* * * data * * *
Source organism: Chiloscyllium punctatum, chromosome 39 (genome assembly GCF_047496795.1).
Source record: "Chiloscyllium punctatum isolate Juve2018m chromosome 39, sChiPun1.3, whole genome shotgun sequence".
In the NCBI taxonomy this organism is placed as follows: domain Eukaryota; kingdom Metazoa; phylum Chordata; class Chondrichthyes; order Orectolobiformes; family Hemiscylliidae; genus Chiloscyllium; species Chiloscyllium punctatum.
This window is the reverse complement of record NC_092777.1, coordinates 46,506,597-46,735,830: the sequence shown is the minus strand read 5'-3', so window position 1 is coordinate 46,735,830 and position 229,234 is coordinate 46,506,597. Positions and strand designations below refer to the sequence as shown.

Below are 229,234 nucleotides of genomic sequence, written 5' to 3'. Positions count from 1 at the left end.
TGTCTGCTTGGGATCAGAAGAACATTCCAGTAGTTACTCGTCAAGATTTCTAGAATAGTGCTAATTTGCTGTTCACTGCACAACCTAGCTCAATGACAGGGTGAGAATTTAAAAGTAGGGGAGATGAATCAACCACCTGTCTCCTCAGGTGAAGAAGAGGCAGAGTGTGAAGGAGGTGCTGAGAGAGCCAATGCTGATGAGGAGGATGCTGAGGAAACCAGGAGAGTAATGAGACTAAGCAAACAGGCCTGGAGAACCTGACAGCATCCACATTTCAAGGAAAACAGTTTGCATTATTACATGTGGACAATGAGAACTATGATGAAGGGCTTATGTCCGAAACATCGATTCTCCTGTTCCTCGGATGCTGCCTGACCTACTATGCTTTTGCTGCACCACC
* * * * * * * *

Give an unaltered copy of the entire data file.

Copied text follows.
Source organism: Chiloscyllium punctatum, chromosome 39 (genome assembly GCF_047496795.1).
Source record: "Chiloscyllium punctatum isolate Juve2018m chromosome 39, sChiPun1.3, whole genome shotgun sequence".
In the NCBI taxonomy this organism is placed as follows: domain Eukaryota; kingdom Metazoa; phylum Chordata; class Chondrichthyes; order Orectolobiformes; family Hemiscylliidae; genus Chiloscyllium; species Chiloscyllium punctatum.
This window is the reverse complement of record NC_092777.1, coordinates 46,506,597-46,735,830: the sequence shown is the minus strand read 5'-3', so window position 1 is coordinate 46,735,830 and position 229,234 is coordinate 46,506,597. Positions and strand designations below refer to the sequence as shown.

Below are 229,234 nucleotides of genomic sequence, written 5' to 3'. Positions count from 1 at the left end.
TGTCTGCTTGGGATCAGAAGAACATTCCAGTAGTTACTCGTCAAGATTTCTAGAATAGTGCTAATTTGCTGTTCACTGCACAACCTAGCTCAATGACAGGGTGAGAATTTAAAAGTAGGGGAGATGAATCAACCACCTGTCTCCTCAGGTGAAGAAGAGGCAGAGTGTGAAGGAGGTGCTGAGAGAGCCAATGCTGATGAGGAGGATGCTGAGGAAACCAGGAGAGTAATGAGACTAAGCAAACAGGCCTGGAGAACCTGACAGCATCCACATTTCAAGGAAAACAGTTTGCATTATTACATGTGGACAATGAGAACTATGATGAAGGGCTTATGTCCGAAACATCGATTCTCCTGTTCCTCGGATGCTGCCTGACCTACTATGCTTTTGCTGCACCACC